How Does a Case Go to Federal Court?
The United States Federal Court System consists of a network of venues dedicated to managing the federal judicial process. The jurisdiction of federal courts extends to 94 federal judicial districts in the country, including the territories of Guam, Northern Mariana and the Virgin Islands. The federal courts include the Supreme Court of the United States, the court of highest standing and jurisprudence in the nation, the courts of appeals, district courts, bankruptcy courts and special jurisdiction courts.
The different cases generally heard in the federal court system involve:
- Constitutional issues
- Sovereign treaties
- Admiralty law
- Multiple jurisdiction civil lawsuits
- Federal offenses involving the U.S. Code
Criminal offenses are tried in the district courts, and they usually involve cases filed by U.S. attorneys or a grand jury. Federal law enforcement or investigative agencies may also be involved. For example, the U.S. Coast Guard may arrest an individual in territorial waters and notify the U.S. attorney of a possible offense. The U.S. attorney often works with law enforcement agencies that conduct investigations or surveillance and collects evidence of alleged crimes. The U.S. attorney then presents the evidence to a grand jury for review and to decide if a new federal trial should be filed.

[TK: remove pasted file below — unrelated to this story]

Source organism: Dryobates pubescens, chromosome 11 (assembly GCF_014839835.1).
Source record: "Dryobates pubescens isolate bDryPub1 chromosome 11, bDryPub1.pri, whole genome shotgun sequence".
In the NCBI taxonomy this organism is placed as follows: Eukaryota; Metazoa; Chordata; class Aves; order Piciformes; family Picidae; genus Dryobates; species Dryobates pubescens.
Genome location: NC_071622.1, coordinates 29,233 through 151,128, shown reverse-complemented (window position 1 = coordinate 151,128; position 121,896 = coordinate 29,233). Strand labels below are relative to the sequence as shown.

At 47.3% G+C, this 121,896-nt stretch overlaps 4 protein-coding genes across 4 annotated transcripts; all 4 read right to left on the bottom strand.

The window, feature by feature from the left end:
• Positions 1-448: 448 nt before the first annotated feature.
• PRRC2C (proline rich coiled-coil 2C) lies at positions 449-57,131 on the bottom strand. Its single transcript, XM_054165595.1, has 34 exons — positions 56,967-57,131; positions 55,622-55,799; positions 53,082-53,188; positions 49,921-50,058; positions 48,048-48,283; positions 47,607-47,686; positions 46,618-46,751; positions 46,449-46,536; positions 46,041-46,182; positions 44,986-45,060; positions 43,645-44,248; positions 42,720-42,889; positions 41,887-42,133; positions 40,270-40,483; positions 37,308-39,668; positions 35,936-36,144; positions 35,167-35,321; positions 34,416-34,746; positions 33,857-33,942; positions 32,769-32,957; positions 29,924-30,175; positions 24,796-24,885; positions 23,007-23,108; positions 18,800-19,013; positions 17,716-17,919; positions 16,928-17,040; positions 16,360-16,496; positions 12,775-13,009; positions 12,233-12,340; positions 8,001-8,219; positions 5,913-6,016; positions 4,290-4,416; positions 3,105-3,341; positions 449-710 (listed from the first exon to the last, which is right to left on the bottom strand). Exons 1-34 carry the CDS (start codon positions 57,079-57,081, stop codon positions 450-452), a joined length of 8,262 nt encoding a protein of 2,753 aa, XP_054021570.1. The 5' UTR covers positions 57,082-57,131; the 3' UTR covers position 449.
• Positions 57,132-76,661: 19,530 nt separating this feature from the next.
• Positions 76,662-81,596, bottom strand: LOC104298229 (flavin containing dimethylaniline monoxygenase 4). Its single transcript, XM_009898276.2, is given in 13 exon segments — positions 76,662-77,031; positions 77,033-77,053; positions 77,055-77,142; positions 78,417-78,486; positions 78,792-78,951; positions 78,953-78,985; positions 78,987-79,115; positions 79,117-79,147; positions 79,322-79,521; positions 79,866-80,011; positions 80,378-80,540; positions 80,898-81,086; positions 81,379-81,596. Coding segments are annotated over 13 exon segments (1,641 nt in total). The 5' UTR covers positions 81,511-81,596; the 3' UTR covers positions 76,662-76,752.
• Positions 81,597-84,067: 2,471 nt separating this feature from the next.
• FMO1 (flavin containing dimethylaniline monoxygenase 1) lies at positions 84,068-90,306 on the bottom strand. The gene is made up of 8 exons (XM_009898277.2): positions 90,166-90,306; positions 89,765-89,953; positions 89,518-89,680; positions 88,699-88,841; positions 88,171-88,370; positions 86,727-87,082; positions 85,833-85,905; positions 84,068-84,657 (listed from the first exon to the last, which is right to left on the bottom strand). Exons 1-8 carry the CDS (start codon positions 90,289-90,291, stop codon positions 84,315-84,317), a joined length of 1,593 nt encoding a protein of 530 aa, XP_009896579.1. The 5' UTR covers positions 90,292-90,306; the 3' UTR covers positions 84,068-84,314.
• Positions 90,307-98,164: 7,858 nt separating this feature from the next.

There are two federal districts in Ohio: The U.S. District Court for the Southern District of Ohio and the Northern District. Each district has a U.S. Attorney in charge, and both districts appeal to the Sixth Circuit. The federal system has an overwhelming number of guilty pleas entered by defendants at the arraignment, but many of these are made as strategically made as part of bargaining agreements. Just like in the state court system, the burden of proof is on the government, defendants have the right to trial by jury, and the accused are not guilty until proven otherwise.